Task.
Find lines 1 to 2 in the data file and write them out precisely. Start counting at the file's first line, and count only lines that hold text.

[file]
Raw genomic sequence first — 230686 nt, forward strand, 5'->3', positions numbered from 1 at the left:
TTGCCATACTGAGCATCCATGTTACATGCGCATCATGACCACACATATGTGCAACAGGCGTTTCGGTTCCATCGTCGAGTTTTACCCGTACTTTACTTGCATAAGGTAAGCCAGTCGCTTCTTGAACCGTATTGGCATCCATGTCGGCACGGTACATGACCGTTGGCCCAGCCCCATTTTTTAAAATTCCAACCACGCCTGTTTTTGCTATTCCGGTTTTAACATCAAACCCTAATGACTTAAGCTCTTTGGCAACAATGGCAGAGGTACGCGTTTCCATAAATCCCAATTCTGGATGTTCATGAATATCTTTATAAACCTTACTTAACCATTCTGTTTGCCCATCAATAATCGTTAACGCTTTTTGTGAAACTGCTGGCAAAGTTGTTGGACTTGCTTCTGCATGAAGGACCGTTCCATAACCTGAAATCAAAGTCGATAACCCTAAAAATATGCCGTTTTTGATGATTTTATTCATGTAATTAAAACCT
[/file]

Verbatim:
Raw genomic sequence first — 230686 nt, forward strand, 5'->3', positions numbered from 1 at the left:
TTGCCATACTGAGCATCCATGTTACATGCGCATCATGACCACACATATGTGCAACAGGCGTTTCGGTTCCATCGTCGAGTTTTACCCGTACTTTACTTGCATAAGGTAAGCCAGTCGCTTCTTGAACCGTATTGGCATCCATGTCGGCACGGTACATGACCGTTGGCCCAGCCCCATTTTTTAAAATTCCAACCACGCCTGTTTTTGCTATTCCGGTTTTAACATCAAACCCTAATGACTTAAGCTCTTTGGCAACAATGGCAGAGGTACGCGTTTCCATAAATCCCAATTCTGGATGTTCATGAATATCTTTATAAACCTTACTTAACCATTCTGTTTGCCCATCAATAATCGTTAACGCTTTTTGTGAAACTGCTGGCAAAGTTGTTGGACTTGCTTCTGCATGAAGGACCGTTCCATAACCTGAAATCAAAGTCGATAACCCTAAAAATATGCCGTTTTTGATGATTTTATTCATGTAATTAAAACCT